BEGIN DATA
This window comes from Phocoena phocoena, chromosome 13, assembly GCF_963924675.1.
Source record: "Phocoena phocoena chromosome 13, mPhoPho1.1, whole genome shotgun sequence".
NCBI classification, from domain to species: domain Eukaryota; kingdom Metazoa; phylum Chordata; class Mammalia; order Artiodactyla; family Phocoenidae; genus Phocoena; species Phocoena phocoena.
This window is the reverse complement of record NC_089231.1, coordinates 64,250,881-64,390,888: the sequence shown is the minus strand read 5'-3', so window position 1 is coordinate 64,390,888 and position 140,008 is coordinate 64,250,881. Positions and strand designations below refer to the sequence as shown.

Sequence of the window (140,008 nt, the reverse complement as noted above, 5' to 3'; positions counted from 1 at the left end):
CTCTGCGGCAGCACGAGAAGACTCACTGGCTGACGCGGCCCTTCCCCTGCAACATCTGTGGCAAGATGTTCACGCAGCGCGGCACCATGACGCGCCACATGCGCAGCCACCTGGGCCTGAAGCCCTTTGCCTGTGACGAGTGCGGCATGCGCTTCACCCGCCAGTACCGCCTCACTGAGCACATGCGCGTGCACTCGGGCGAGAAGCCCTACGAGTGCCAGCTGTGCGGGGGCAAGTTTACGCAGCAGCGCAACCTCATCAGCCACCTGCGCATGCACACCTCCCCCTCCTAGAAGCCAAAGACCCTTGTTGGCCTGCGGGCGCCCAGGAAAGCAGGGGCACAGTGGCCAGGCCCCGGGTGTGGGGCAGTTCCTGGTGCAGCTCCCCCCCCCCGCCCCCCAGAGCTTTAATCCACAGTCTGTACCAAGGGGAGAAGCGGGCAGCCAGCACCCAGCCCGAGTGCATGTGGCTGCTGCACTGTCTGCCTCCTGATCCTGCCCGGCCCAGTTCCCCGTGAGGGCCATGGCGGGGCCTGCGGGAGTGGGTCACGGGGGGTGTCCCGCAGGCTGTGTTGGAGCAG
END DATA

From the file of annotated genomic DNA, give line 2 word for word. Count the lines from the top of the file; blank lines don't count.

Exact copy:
Source record: "Phocoena phocoena chromosome 13, mPhoPho1.1, whole genome shotgun sequence".